A second aim is to improve aviation safety, in several ways. Separating the safety regulator (FAA) from the ATC provider (the ATO) has been ICAO policy since 2001, and the United States is one of the few developed countries not in compliance with arm’s-length safety regulation. De-politicizing the controller selection process to ensure that the best-qualified candidates are hired would be another safety benefit, as would insulating the corporatized ATO from budget cutbacks, such as the 2013 sequester that led to closure of the FAA Academy for nearly a year, from which controller staffing levels are still recovering.

A third goal is to ensure an adequate operating and capital budget for air traffic control, by shifting from annual appropriations to bondable ATC user charges. What the rest of the developed world has recognized over the last 30 years is that ATC is essentially a utility, like electricity, water supply, and telecommunications. Whether investor-owned, government-owned, or set up as a user co-op, a utility charges its customers for the services they receive, and uses that revenue stream both for annual operating costs and for debt service on revenue bonds. This means that large-scale modernization, such as NextGen and facility replacement and consolidation, can be financed rather than being paid for in dribs and drabs via annual appropriations from a political body.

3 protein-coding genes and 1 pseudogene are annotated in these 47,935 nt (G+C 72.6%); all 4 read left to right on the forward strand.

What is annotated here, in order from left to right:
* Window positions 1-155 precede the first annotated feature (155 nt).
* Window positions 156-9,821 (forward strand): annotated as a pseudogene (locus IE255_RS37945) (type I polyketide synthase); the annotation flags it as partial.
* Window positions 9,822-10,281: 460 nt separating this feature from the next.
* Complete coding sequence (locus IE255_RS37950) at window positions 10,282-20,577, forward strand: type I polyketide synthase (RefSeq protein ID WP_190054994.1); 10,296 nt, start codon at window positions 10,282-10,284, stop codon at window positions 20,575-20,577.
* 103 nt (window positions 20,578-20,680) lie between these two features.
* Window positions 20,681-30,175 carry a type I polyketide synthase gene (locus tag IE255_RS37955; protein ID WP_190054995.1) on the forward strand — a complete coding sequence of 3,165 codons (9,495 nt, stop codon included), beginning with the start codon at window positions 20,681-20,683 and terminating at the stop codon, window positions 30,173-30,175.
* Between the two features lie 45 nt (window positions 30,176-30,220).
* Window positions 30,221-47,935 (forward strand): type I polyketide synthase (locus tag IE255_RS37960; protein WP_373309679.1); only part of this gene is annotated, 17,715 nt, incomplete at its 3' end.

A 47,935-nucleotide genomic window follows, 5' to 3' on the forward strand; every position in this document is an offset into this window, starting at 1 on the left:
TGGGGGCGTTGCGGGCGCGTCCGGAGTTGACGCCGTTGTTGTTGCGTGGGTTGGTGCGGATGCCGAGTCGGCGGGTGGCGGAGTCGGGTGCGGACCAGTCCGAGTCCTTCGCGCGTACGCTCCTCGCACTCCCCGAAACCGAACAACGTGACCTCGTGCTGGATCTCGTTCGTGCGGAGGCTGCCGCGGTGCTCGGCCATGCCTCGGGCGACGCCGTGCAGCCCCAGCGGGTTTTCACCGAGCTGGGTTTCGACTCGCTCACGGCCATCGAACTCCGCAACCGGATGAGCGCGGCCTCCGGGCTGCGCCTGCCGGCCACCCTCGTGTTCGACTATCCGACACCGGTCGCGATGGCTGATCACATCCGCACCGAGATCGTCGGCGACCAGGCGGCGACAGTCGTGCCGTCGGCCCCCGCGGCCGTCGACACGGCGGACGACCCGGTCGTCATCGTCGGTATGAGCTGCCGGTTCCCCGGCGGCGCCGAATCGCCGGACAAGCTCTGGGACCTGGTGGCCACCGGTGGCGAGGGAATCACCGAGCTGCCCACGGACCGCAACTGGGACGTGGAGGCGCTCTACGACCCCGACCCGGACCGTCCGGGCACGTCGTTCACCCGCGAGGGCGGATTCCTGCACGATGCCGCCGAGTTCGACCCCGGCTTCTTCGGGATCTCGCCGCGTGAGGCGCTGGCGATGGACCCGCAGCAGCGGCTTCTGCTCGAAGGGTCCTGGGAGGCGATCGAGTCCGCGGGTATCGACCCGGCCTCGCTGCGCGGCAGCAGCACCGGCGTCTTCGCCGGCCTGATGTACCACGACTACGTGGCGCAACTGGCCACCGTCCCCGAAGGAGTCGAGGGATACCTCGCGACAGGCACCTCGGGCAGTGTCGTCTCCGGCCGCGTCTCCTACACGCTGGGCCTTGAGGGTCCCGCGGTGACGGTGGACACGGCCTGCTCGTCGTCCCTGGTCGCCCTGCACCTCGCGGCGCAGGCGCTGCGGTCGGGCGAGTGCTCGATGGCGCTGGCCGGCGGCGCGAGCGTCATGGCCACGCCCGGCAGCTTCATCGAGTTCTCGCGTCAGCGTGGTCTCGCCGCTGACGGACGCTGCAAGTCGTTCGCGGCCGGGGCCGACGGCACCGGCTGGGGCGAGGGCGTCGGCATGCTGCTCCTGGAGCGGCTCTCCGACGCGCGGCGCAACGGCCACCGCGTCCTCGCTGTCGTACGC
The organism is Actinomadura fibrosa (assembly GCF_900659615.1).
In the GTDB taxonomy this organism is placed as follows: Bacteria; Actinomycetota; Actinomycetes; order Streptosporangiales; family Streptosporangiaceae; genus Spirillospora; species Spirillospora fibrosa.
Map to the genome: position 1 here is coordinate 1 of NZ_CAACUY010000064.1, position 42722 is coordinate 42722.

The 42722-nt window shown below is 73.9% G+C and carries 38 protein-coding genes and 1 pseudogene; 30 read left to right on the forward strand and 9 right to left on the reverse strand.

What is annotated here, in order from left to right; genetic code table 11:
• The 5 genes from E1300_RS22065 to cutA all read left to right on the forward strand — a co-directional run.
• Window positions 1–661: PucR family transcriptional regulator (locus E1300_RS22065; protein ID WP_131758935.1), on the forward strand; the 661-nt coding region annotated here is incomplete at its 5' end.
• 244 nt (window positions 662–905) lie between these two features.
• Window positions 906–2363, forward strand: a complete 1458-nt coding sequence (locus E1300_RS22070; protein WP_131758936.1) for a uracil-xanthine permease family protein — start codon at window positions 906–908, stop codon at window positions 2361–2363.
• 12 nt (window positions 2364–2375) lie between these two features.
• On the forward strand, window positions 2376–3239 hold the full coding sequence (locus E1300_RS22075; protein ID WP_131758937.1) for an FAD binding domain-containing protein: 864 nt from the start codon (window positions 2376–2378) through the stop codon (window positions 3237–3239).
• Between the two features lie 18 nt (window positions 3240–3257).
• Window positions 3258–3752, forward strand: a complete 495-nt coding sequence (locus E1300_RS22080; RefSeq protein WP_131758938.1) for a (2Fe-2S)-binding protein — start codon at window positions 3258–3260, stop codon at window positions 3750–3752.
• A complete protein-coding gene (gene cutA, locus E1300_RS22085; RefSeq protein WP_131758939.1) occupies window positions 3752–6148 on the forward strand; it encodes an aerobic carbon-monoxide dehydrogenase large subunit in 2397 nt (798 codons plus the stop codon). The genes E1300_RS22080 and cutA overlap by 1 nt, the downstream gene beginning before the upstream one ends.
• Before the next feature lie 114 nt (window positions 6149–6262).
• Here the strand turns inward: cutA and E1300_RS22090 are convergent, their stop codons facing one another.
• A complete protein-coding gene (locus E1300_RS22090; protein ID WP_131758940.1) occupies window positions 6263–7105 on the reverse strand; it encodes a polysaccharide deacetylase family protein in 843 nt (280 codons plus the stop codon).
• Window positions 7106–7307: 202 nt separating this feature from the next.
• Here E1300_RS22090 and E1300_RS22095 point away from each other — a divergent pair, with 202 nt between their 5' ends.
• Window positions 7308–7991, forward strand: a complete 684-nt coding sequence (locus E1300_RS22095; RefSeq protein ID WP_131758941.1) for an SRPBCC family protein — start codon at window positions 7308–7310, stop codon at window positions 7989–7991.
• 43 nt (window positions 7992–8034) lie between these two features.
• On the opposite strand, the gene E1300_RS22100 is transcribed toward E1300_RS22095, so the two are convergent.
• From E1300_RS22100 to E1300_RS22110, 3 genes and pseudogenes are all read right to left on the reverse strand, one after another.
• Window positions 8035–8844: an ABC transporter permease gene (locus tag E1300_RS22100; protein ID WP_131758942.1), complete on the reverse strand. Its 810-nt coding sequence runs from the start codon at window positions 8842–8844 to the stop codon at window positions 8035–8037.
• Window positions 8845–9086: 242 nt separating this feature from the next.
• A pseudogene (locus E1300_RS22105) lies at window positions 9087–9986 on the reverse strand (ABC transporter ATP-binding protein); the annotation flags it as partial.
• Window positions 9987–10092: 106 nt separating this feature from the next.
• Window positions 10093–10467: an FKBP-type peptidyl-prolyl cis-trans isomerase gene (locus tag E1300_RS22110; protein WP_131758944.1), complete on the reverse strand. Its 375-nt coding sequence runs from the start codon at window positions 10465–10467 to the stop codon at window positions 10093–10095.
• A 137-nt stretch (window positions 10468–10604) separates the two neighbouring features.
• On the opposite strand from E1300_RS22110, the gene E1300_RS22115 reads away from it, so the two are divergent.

A fourth goal is to replace a hugely complicated and time-consuming procurement process with a high-tech corporate approach that fosters innovation and continual improvement. As I documented at some length in my report for the Hudson Institute (“Organization and Innovation in Air Traffic Control”), the FAA’s conservative, status-quo-oriented culture results from it being embedded in a safety regulatory agency, rather than being regulated at arm’s length by that agency. Innovations and out-of-the-box thinking are produced by agile, innovative companies—constrained, of course, by arm’s-length safety regulation. They are not produced in a large bureaucracy answerable to 535 members of Congress, the Office of Management & Budget, the FAA Administrator, the DOT Secretary, the Government Accountability Office, and the DOT Inspector General. Most of these people are well-meaning most of the time, but you simply cannot run a 24/7 high-tech service business in that kind of structure.